After a long and tense hiatus, Rhode Island-based emcee Sage Francis is back with his much-anticipated LP, “Copper Gone.” His previous album, “L(i)fe,” was produced with live, poppy instrumentation, but that change was only superficial. It was clear that the elder statesman of underground hip-hop was stalling.
On the upside, Francis steps out of his comfort zone to make some of the best songs he’s written yet, but on the downside, he doesn’t do it often enough for the album to feel much different. Sage’s attacks on the rich and corrupt, relentless introspection and vitriol are all here. “When I set myself free, this empty/Bag of a body tends to get burned in eulogy,” Francis raps on the climactic “Once Upon a Blood Moon.”
That intimacy is what made his full-length debut, “Personal Journals,” a masterpiece. He’s long past that album, and now that intimacy only comes in spurts. Francis is at his best on “Copper Gone” when he opts for straight talk.
Nowhere is this better exemplified than on the understated gut punch “Make Em Purr.” From his self-isolating tendencies to his cats, no corner of his dark world goes unexplored: “It’s been a year since I stepped into anyone else’s private quarters/I’ve been busy self-diagnosing disorders.”
Produced by underground maestro Buck 65, “Make Em Purr” stands out alongside the apology letter “Thank You” and “Over Under.” Lyrically, Sage is in similar form on this album. He’s a workman of wordplay, turning idioms on their heads and making clichés feel new and improved. “Seek a mountain you can punch until it explodes into molehills,” he chides on the track, “ID Thieves.”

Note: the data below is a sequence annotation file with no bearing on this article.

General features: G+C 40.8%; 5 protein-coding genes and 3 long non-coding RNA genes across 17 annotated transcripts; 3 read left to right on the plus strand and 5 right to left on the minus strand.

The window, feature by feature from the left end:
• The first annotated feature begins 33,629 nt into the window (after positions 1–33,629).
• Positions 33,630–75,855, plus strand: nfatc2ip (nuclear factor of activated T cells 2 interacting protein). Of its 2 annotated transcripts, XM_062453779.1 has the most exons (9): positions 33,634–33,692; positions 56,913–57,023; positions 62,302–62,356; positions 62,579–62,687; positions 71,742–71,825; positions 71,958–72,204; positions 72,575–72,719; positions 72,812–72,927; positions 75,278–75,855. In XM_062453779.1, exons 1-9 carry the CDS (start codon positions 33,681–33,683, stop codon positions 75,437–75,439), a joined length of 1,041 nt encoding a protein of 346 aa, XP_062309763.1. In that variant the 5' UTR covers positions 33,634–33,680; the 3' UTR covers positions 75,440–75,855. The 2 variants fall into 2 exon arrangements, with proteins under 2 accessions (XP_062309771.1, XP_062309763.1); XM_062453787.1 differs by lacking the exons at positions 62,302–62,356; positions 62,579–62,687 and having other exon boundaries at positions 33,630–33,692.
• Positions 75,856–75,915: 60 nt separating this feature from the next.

But after 15 years of mostly that same thing, it’s gotten tired. And Sage doesn’t sound hungry enough or particularly interested in stretching himself. In the few instances he does, the album is better for it.
“Cheat Code” is the weakest song on the album. The beat is obnoxiously repetitive, and given that the lyrics are so strong, the campy electro synth feels like a disservice. But otherwise, the beats are so good here that they can overshadow Sage himself.
With an opening like the hard-hitting “Pressure Cooker” and the call-out track “ID Thieves,” it’s obvious Francis has a bone to pick with the industry, but he sounds like a relic, a younger, hungrier emcee looking to leave his mark.
Sage has written some great chapters in the tome of hip-hop, but with “Copper Gone” one would think he conflates greatness with sameness. Implications of greatness are here, but they’re bogged down with the safety of tired metaphor. Maybe another four-year hiatus would do the emcee good.